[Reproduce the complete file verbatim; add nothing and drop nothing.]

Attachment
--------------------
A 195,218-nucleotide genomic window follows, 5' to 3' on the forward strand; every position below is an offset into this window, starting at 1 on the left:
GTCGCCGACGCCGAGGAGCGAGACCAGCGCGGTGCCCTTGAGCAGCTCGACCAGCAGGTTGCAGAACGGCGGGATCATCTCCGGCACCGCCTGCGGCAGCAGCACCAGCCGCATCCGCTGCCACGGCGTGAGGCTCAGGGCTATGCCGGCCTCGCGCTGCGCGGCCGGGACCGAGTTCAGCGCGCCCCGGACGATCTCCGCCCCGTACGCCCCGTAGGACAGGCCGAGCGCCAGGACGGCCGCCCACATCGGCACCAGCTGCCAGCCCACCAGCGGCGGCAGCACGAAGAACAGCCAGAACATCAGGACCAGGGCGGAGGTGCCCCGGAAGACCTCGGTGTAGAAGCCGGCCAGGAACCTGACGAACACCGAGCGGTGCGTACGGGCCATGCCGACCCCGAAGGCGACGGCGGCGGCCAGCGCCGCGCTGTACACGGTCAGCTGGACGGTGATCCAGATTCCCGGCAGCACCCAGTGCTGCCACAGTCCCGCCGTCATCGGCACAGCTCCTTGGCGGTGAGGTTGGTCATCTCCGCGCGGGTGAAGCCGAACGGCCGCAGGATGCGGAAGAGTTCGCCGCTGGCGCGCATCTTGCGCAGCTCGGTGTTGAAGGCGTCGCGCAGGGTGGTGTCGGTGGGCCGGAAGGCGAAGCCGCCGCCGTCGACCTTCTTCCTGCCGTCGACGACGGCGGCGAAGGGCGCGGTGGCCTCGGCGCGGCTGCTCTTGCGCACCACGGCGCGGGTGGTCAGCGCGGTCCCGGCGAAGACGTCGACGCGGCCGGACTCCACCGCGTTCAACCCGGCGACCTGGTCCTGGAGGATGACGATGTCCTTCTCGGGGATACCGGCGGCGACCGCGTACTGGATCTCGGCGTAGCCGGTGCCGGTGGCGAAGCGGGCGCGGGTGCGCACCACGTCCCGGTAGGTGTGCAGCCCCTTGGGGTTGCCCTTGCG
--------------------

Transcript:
A 195,218-nucleotide genomic window follows, 5' to 3' on the forward strand; every position below is an offset into this window, starting at 1 on the left:
GTCGCCGACGCCGAGGAGCGAGACCAGCGCGGTGCCCTTGAGCAGCTCGACCAGCAGGTTGCAGAACGGCGGGATCATCTCCGGCACCGCCTGCGGCAGCAGCACCAGCCGCATCCGCTGCCACGGCGTGAGGCTCAGGGCTATGCCGGCCTCGCGCTGCGCGGCCGGGACCGAGTTCAGCGCGCCCCGGACGATCTCCGCCCCGTACGCCCCGTAGGACAGGCCGAGCGCCAGGACGGCCGCCCACATCGGCACCAGCTGCCAGCCCACCAGCGGCGGCAGCACGAAGAACAGCCAGAACATCAGGACCAGGGCGGAGGTGCCCCGGAAGACCTCGGTGTAGAAGCCGGCCAGGAACCTGACGAACACCGAGCGGTGCGTACGGGCCATGCCGACCCCGAAGGCGACGGCGGCGGCCAGCGCCGCGCTGTACACGGTCAGCTGGACGGTGATCCAGATTCCCGGCAGCACCCAGTGCTGCCACAGTCCCGCCGTCATCGGCACAGCTCCTTGGCGGTGAGGTTGGTCATCTCCGCGCGGGTGAAGCCGAACGGCCGCAGGATGCGGAAGAGTTCGCCGCTGGCGCGCATCTTGCGCAGCTCGGTGTTGAAGGCGTCGCGCAGGGTGGTGTCGGTGGGCCGGAAGGCGAAGCCGCCGCCGTCGACCTTCTTCCTGCCGTCGACGACGGCGGCGAAGGGCGCGGTGGCCTCGGCGCGGCTGCTCTTGCGCACCACGGCGCGGGTGGTCAGCGCGGTCCCGGCGAAGACGTCGACGCGGCCGGACTCCACCGCGTTCAACCCGGCGACCTGGTCCTGGAGGATGACGATGTCCTTCTCGGGGATACCGGCGGCGACCGCGTACTGGATCTCGGCGTAGCCGGTGCCGGTGGCGAAGCGGGCGCGGGTGCGCACCACGTCCCGGTAGGTGTGCAGCCCCTTGGGGTTGCCCTTGCG